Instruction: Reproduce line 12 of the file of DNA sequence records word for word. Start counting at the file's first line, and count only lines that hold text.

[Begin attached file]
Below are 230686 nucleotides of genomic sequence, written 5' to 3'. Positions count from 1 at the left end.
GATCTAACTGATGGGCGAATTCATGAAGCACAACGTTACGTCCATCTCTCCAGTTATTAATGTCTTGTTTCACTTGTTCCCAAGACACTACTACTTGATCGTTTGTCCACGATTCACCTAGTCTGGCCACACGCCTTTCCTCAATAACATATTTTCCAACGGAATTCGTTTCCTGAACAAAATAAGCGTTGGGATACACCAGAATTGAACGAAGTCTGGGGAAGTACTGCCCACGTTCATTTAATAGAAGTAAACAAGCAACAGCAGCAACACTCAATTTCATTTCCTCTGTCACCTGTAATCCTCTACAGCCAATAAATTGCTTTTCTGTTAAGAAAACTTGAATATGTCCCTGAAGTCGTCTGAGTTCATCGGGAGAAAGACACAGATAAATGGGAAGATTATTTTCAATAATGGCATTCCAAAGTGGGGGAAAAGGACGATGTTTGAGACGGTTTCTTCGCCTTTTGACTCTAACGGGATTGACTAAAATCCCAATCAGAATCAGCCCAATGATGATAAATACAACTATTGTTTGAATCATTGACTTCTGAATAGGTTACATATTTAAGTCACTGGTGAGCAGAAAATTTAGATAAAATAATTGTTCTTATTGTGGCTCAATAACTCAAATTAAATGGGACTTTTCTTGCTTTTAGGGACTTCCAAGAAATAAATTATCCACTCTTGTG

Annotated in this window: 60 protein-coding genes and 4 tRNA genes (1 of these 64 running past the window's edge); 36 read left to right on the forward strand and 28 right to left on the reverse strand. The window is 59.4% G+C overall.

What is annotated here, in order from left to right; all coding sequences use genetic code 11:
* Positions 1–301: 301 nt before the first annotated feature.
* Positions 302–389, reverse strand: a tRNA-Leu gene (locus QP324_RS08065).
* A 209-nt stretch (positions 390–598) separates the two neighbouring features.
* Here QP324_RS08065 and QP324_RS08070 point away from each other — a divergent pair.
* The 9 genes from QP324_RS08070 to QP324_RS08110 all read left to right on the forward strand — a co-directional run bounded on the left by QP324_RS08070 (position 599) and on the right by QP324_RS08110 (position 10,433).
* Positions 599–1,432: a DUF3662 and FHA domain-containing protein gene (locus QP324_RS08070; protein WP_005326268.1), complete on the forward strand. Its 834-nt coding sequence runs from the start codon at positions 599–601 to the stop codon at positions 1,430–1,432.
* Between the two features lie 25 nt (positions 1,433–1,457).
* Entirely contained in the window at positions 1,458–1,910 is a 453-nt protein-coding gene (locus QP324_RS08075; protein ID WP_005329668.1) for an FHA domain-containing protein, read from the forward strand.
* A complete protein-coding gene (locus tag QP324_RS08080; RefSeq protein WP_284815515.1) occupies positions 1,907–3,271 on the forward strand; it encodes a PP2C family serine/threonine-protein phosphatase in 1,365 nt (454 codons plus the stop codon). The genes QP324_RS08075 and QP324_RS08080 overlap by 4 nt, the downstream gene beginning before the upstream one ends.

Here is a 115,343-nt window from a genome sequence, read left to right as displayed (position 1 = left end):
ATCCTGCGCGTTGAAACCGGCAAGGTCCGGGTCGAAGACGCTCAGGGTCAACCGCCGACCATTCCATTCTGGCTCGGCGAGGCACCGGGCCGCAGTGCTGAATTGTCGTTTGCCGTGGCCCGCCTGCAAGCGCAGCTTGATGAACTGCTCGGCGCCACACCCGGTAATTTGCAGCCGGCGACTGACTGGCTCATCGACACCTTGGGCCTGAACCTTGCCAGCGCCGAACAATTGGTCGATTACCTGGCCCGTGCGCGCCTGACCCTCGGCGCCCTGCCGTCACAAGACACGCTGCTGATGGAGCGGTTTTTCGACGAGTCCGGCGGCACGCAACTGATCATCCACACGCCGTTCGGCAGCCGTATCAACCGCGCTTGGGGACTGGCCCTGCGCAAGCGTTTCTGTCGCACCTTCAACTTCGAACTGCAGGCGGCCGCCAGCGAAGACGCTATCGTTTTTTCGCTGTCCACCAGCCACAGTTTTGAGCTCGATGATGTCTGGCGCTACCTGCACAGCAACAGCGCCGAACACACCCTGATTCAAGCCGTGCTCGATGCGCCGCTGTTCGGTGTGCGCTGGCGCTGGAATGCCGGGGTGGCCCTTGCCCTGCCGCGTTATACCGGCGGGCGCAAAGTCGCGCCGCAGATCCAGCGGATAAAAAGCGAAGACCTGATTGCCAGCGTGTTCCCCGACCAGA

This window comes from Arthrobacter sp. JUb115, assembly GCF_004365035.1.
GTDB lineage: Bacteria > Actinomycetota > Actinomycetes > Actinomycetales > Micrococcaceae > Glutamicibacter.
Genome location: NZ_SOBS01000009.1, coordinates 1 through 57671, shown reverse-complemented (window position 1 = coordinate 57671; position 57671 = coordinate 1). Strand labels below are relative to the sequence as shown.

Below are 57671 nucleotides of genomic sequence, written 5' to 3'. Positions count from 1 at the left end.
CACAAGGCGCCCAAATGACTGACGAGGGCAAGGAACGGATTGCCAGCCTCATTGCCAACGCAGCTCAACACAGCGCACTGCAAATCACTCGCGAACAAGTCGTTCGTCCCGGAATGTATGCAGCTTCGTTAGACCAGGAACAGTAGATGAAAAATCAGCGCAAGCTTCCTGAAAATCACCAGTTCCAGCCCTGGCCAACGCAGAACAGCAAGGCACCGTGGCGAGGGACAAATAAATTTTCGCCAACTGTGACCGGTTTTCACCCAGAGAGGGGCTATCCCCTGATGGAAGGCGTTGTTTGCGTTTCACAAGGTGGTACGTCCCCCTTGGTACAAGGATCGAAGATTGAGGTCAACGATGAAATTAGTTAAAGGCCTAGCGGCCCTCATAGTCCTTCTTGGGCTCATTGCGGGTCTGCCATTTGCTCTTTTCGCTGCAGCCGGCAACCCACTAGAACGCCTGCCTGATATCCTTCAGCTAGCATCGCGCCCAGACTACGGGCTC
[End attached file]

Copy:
* Entirely contained in the window at positions 1,458–1,910 is a 453-nt protein-coding gene (locus QP324_RS08075; protein ID WP_005329668.1) for an FHA domain-containing protein, read from the forward strand.